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You probably haven’t heard, but the Bulls went 0-4 against the Bucks during the regular season.

No, really, it’s true.

But we kid, of course, because the utter one-sidedness of the season series is all anyone’s talking about as the teams near their head-to-head playoff opener Sunday in Milwaukee. Best of seven? Please. It might be an upset if this first-round series makes it to five games, let alone turns into something compelling.

That seems to be the common thinking, anyway.

These Bulls have been comically terrible against the NBA’s championship contenders, one-upping themselves with each cringeworthy display of capitulation and deference. They are 0-12 against the Heat, Bucks and 76ers and 2-21 against the top four seeds from both conferences. Who could’ve known a 10-point victory against the Mavericks in November would endure as a season highlight?

It’s the defending champs, however, whose dominance of the Bulls is most extreme. Cruel, almost, in its unrelenting thoroughness. We could talk about the 94-90, 118-112, 126-98 and 127-106 losses to the Bucks this season until we’re Good Land Green in the face, but this sordid story goes back much further than that.

Do you know when the last time was that the Bulls beat the Bucks with superstar Giannis Antetokounmpo on the court? Try December 2017. In case you’ve forgotten that magical night, close your eyes and imagine a starting lineup of Kris Dunn, Justin Holiday, Denzel Valentine, Robin Lopez and Lauri Markkanen. Or, better yet, don’t. Besides, it was Nikola Mirotic who stole the show off the bench, scoring 24 points. Benchmate Bobby Portis — now a Bucks fan favorite — had a decent night, too, and possibly still had some of Mirotic’s face imprinted on his right fist.

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Oh, what fight those Bulls had! But we kid again; they were 55-loss punching bags. Here’s the point: The Bulls are 1-16 against the Bucks since then. And the only game they won was the regular-season finale in 2021, with Antetokounmpo and the rest of the Bucks’ starters luxuriating in street clothes. You really want to count that ‘‘W’’? Feel free.

In case you were wondering why the Bucks tanked their regular-season finale, sitting their starters to avoid the Nets and get the Bulls, you can stop wondering. Not that it’s likely you were.

So, is this hopeless for the Bulls?

The short answer is yes. Unless . . . what? A miracle? Lightning in a bottle? The injury bug? Bad sushi rolled by a Bucks chef?

No, it isn’t hopeless. Not entirely. How does the saying go? That’s why they play the games.

We’ve seen some decent-sized playoff upsets in recent years, haven’t we? The Bulls knocking off the champs wouldn’t be that much more surprising than the short-handed, fifth-seeded Hawks eliminating the top-seeded 76ers in the second round in 2021. In 2020, the fifth-seeded Heat handled the top-seeded Bucks in five games. A No. 6, the Pelicans, swept a No. 3, the Trail Blazers, in 2018.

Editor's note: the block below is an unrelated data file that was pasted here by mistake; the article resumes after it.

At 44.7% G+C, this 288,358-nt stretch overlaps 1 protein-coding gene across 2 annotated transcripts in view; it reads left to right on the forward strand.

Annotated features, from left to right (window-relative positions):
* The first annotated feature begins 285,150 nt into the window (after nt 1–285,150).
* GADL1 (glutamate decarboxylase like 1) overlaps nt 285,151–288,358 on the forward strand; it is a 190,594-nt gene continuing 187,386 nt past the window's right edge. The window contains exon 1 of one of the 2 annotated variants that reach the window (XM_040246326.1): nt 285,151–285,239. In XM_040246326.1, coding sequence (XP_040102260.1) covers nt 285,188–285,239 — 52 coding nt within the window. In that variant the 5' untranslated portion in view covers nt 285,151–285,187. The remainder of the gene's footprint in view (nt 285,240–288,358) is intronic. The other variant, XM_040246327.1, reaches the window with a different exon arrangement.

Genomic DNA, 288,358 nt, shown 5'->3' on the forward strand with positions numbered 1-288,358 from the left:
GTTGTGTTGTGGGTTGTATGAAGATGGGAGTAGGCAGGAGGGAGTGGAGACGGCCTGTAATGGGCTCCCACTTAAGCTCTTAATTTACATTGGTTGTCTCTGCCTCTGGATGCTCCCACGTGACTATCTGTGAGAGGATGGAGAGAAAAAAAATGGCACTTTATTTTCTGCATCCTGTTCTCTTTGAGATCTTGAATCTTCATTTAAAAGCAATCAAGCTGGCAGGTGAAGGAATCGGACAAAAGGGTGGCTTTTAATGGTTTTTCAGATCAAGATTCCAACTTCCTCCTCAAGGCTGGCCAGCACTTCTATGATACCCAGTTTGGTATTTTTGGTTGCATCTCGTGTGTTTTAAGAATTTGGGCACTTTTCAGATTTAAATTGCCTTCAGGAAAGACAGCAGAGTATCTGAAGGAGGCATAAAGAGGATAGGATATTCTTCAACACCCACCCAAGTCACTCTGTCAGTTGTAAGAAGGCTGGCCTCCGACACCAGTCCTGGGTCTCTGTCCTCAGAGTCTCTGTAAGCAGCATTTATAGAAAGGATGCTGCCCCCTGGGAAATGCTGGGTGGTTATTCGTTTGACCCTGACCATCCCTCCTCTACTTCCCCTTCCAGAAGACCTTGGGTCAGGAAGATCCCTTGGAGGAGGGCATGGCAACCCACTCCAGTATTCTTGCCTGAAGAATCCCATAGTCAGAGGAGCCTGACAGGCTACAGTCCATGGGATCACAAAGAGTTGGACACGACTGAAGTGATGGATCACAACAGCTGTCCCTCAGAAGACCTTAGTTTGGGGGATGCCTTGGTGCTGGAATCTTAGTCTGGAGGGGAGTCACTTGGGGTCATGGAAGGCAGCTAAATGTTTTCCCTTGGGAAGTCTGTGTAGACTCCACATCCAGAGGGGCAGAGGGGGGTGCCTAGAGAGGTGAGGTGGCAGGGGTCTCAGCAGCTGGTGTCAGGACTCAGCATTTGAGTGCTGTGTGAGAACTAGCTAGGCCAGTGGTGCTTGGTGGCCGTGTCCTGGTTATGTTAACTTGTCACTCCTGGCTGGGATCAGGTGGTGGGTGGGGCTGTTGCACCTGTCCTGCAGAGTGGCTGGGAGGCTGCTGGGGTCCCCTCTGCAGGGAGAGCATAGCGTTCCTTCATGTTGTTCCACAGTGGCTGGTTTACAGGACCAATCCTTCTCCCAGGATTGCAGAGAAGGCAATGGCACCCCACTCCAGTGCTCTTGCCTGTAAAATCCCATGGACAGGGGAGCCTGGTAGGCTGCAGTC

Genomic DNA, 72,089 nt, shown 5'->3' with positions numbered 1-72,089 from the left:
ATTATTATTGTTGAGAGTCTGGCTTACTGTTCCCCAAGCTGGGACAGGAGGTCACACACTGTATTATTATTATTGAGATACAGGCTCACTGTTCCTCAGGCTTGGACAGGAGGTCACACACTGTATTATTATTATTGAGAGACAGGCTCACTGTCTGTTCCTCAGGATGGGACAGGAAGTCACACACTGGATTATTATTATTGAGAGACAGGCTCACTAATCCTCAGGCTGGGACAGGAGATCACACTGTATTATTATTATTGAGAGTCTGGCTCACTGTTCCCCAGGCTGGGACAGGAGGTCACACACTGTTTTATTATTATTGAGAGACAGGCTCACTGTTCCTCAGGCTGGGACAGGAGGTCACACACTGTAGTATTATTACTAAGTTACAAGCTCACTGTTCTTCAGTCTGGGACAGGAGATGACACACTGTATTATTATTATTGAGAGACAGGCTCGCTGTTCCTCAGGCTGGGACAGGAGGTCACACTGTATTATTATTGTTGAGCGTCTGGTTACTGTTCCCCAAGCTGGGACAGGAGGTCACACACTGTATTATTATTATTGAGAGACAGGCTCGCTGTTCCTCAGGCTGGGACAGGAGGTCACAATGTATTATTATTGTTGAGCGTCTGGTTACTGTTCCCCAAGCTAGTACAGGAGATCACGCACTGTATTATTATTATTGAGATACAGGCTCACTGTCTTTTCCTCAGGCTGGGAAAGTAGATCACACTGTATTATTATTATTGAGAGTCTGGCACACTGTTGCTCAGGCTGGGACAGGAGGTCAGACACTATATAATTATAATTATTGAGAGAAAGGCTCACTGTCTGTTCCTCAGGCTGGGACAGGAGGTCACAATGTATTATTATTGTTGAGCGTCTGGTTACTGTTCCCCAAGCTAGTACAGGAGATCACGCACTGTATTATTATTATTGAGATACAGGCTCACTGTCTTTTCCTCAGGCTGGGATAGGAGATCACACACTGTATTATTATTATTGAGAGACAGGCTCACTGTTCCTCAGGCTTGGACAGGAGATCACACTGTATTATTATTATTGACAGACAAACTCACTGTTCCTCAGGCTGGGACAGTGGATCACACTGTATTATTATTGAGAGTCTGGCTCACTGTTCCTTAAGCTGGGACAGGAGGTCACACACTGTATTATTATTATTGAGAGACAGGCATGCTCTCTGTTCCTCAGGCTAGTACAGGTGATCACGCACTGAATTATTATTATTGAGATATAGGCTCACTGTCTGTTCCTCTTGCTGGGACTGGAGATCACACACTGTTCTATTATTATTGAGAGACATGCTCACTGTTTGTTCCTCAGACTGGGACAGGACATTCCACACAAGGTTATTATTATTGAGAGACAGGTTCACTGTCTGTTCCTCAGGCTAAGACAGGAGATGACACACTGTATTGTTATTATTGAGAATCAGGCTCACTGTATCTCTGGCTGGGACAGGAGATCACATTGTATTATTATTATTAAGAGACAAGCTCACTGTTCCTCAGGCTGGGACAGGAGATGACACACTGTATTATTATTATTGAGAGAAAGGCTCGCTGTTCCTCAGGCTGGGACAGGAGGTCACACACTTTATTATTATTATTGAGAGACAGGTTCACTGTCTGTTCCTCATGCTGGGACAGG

It has been awhile, though, since we’ve seen a truly titanic sinking of a favorite few would’ve believed was even slightly at risk. As much as it pains us to bring it up — do you already know where we’re going with this? — the No. 1 Bulls being eliminated by the No. 8 76ers in 2012 was such an occasion, though it took a devastating injury to Derrick Rose for it to unfold. But only a year before that, the No. 1 Spurs had no such excuse for falling to the No. 8 Grizzlies. It was one of those all-too-rare series that takes on a life of its own, one preconceived notion flying out the window after another.

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What happens when you stand up to a bully in the center of the schoolyard? Sports isn’t Hollywood; usually, you get knocked around all over again. Occasionally, however, the bully crumbles. Like the 61-victory Spurs of Tim Duncan, Tony Parker and Manu Ginobili did that one time. Like the last good Blackhawks team did, a No. 1 seed swept out of the first round by the out-of-nowhere Predators in 2017. Like the 2018 Bears did, a 12-4 team losing to the run-of-the-mill wild-card Eagles.

Can the Bulls do this? Is there any chance, any chance at all, the Bucks have a double-doink in them?

‘‘We’re confident of who we are,’’ Bucks center Brook Lopez told reporters Thursday, ‘‘not overconfident or cocky or anything, but we’re proud of the team and the players that we are. . . .

‘‘I think it’s business as usual. I don’t know if you’re going to see a lot faze us.’’

That’s pretty much how we’ve got it figured, too. Ah, well, there’s only one way to find out. Breathe in. Breathe out. To the center of the schoolyard we go.

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